Josef Scheungraber, then the commander of a German mountain infantry battalion, is accused of ordering the killing of 14 civilians in the Tuscan village of Falzano on June 26, 1944. The massacre was allegedly in retaliation for an attack by Italian partisans that left two German soldiers dead. More than six decades on, the trial in the southern city of Munich comes at the end of a prolonged legal odyssey that has provoked outrage among Nazi victims’ groups.
Documents found in the 1990s pointed to Scheungraber’s alleged involvement in the killings and he was sentenced in absentia in September 2006 to life imprisonment by the Italian military tribunal in La Spezia. However Germany as a rule does not extradite its citizens without their consent and has not received a formal request from Italy to jail him here.
The Munich daily Sueddeutsche Zeitung said Monday that Scheungraber’s prosecution in Germany “is possibly – and even probably – the last major trial for crimes committed under the Nazis”.
A handful of protesters gathered outside the courtroom holding a placard reading “Mass Murderer Here! Give the Murdered a Name.”
The defendant, dressed in a traditional Bavarian suit with his thick white hair brushed back from his face, appeared to be in good health and alert as he walked with a cane to his seat in the courtroom. Scheungraber faces 14 counts of murder and one of attempted murder. He followed the proceedings with headphones due to his poor hearing.
The accused “completely and thoroughly denies the accusations in the charge sheet,” said a statement read in court by one of his two lawyers, Christian Stuenkel. At the start of proceedings, the prosecution’s opening arguments painted a chilling picture of that summer’s day in the tiny Italian farming community.
The German troops are alleged to have first shot dead a 74-year-old woman and three men in the street before cramming 11 others into the ground floor of a farmhouse which they then blew up. A 15-year-old boy, Gino Massetti, survived seriously injured and – more than six decades later – testified during the Italian trial. Massetti, now 79, has told the German press he has no desire to exact vengeance.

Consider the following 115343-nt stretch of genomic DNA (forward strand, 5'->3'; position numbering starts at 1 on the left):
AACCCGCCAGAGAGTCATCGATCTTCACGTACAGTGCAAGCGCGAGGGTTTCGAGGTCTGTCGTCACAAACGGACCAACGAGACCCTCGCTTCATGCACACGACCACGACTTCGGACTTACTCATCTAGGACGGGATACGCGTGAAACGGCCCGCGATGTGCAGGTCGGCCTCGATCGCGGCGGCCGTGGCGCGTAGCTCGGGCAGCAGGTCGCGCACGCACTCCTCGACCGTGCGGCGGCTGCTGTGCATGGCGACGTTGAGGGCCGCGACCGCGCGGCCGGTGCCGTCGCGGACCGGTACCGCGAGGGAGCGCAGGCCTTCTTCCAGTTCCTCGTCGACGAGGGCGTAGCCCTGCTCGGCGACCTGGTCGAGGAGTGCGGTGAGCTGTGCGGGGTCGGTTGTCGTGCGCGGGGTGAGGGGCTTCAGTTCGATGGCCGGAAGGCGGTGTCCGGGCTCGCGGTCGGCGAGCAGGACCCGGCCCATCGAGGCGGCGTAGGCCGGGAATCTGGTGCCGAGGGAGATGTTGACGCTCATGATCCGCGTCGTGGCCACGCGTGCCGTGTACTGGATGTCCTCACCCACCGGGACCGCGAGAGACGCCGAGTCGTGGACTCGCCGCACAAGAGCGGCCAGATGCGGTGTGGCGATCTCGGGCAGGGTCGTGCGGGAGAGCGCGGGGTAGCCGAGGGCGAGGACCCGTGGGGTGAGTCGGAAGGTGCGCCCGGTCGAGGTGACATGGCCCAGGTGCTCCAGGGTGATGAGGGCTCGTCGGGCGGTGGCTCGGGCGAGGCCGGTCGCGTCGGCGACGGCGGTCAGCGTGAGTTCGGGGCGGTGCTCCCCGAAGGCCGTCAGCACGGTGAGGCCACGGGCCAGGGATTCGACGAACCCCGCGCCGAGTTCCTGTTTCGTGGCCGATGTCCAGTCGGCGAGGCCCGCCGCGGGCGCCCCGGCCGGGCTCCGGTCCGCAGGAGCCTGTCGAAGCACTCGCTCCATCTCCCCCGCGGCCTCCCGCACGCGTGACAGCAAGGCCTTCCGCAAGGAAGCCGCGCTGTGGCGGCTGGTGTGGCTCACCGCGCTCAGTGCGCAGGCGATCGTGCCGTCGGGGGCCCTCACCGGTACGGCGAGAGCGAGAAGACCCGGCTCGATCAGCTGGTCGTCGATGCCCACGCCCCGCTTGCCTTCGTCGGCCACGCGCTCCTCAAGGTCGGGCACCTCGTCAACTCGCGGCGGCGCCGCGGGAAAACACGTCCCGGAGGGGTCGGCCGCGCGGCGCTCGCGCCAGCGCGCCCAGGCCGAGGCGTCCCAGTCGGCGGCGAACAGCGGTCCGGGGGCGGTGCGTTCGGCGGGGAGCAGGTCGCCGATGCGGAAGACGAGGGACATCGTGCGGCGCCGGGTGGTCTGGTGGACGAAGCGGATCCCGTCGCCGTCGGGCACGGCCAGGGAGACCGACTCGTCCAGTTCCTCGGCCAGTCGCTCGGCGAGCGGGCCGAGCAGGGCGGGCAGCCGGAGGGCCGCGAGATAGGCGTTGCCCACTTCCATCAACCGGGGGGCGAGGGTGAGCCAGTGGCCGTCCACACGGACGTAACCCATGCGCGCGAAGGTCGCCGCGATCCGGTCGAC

“I just want to forget those horrible moments,” he said.
Scheungraber has lived for decades as a free man in Ottobrunn outside Munich, where he has served on the town council and run a furniture shop. He regularly attended marches with fellow wartime veterans and recently received an award for municipal service.
A lawyer for Italian relatives of the victims, who are co-plaintiffs in the trial, said her clients wanted Scheungraber to finally take responsibility for the killings. “They have waited 64 years for someone to atone for their loved ones’ deaths,” she told the court.
The defendant said in his statement that he had not given an order for the killings and was not at the scene of the crime. His defence team said prosecutors had no witness who could testify to Scheungraber’s involvement. Scheungraber was not jailed pending his trial as prosecutors said there was little risk he would flee the country. Due to his age, he will only be asked to sit in court for a few hours at a time.
The military tribunal at La Spezia has tried several former Nazis for crimes committed in Italy during World War II but none of the defendants have been brought to justice.
In 2005 it handed life sentences to 10 elderly former SS soldiers for the massacre of 560 Italian civilians including 120 children in 1944 in the Tuscan town of Sant’Anna di Stazzema. At least two of the Germans have died since then. Another two were handed life imprisonment in September 2006 for the Falzano massacre and 10 others in January 2007 for a bloodbath in Marzabotto that left 955 dead.
Scheungraber’s trial will resume September 29.